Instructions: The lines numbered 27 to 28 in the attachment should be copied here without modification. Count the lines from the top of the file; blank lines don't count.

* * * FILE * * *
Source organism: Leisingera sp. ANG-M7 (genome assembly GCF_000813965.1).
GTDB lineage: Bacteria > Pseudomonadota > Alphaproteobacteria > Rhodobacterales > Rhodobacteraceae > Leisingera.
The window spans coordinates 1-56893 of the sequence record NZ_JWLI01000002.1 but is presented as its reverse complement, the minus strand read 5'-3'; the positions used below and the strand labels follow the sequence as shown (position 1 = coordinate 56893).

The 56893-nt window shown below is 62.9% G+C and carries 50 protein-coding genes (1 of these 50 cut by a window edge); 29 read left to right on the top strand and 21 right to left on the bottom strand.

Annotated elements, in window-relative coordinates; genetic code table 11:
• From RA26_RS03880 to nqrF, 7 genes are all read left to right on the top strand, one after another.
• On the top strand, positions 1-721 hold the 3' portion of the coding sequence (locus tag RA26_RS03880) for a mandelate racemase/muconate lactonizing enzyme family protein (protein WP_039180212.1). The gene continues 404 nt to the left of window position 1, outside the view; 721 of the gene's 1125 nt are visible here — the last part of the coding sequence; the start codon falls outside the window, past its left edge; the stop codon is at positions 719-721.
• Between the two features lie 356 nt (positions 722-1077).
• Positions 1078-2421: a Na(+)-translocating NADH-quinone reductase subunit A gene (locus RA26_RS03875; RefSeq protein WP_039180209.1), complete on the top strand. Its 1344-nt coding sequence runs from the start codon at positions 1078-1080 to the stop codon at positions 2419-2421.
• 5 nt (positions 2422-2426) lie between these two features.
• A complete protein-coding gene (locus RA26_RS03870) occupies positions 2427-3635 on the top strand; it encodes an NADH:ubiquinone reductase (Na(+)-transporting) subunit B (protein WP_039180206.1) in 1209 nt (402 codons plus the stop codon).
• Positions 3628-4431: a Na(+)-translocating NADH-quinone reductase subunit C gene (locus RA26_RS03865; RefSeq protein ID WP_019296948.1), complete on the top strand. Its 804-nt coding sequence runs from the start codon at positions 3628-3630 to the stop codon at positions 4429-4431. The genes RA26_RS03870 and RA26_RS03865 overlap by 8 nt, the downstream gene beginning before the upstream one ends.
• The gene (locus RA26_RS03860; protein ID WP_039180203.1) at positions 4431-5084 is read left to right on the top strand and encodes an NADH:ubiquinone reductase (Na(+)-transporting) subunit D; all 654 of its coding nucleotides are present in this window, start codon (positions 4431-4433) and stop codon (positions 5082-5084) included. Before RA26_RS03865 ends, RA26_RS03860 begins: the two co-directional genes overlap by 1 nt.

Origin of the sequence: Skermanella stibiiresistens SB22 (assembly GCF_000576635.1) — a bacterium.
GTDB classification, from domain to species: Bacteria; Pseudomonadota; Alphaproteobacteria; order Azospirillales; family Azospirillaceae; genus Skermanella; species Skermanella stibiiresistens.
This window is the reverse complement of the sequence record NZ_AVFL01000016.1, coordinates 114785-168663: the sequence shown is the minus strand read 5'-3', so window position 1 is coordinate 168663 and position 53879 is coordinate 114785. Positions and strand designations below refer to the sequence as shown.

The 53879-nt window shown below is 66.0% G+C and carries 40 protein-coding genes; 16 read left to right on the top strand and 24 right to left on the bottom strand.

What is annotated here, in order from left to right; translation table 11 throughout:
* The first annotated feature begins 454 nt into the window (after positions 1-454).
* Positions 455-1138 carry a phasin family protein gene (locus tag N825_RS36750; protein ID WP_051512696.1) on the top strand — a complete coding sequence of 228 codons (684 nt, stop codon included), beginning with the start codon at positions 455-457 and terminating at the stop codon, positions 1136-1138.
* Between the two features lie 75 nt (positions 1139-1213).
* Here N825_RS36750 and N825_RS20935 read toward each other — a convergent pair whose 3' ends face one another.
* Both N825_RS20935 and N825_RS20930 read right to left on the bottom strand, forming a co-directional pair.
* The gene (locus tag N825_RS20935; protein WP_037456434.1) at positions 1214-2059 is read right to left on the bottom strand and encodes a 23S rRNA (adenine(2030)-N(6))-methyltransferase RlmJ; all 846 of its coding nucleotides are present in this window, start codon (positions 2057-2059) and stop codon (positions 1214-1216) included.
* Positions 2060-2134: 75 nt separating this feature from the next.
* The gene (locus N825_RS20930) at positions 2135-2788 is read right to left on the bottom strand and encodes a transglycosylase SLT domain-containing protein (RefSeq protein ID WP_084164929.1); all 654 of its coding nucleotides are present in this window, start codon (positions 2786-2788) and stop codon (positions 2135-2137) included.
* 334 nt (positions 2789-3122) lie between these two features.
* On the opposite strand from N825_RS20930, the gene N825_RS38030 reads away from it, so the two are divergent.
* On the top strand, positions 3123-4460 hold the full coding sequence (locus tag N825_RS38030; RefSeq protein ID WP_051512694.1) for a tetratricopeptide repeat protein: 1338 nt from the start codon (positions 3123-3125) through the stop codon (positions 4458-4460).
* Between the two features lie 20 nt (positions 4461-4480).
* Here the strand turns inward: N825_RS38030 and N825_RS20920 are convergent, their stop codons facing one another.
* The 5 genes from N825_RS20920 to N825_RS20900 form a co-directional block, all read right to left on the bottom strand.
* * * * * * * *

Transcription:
* 334 nt (positions 2789-3122) lie between these two features.
* On the opposite strand from N825_RS20930, the gene N825_RS38030 reads away from it, so the two are divergent.